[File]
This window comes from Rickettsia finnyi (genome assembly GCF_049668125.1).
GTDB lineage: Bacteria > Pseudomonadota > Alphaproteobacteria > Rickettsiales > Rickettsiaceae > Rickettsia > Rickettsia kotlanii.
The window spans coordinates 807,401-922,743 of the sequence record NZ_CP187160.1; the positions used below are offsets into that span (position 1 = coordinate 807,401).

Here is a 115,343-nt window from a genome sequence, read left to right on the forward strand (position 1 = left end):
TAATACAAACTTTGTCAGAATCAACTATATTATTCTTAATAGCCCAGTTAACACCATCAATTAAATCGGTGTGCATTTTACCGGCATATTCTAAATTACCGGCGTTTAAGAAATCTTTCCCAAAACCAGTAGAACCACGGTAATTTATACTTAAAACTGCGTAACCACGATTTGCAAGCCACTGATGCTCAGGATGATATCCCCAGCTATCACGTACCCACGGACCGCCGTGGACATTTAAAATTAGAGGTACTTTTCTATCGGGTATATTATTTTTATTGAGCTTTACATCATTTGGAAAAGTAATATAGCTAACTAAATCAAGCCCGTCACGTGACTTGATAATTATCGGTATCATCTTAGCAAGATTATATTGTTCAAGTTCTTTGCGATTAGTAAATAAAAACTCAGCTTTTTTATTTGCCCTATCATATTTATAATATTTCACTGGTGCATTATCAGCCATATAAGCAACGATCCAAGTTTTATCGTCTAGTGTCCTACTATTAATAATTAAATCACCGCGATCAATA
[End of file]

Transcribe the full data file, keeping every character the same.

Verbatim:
This window comes from Rickettsia finnyi (genome assembly GCF_049668125.1).
GTDB lineage: Bacteria > Pseudomonadota > Alphaproteobacteria > Rickettsiales > Rickettsiaceae > Rickettsia > Rickettsia kotlanii.
The window spans coordinates 807,401-922,743 of the sequence record NZ_CP187160.1; the positions used below are offsets into that span (position 1 = coordinate 807,401).

Here is a 115,343-nt window from a genome sequence, read left to right on the forward strand (position 1 = left end):
TAATACAAACTTTGTCAGAATCAACTATATTATTCTTAATAGCCCAGTTAACACCATCAATTAAATCGGTGTGCATTTTACCGGCATATTCTAAATTACCGGCGTTTAAGAAATCTTTCCCAAAACCAGTAGAACCACGGTAATTTATACTTAAAACTGCGTAACCACGATTTGCAAGCCACTGATGCTCAGGATGATATCCCCAGCTATCACGTACCCACGGACCGCCGTGGACATTTAAAATTAGAGGTACTTTTCTATCGGGTATATTATTTTTATTGAGCTTTACATCATTTGGAAAAGTAATATAGCTAACTAAATCAAGCCCGTCACGTGACTTGATAATTATCGGTATCATCTTAGCAAGATTATATTGTTCAAGTTCTTTGCGATTAGTAAATAAAAACTCAGCTTTTTTATTTGCCCTATCATATTTATAATATTTCACTGGTGCATTATCAGCCATATAAGCAACGATCCAAGTTTTATCGTCTAGTGTCCTACTATTAATAATTAAATCACCGCGATCAATA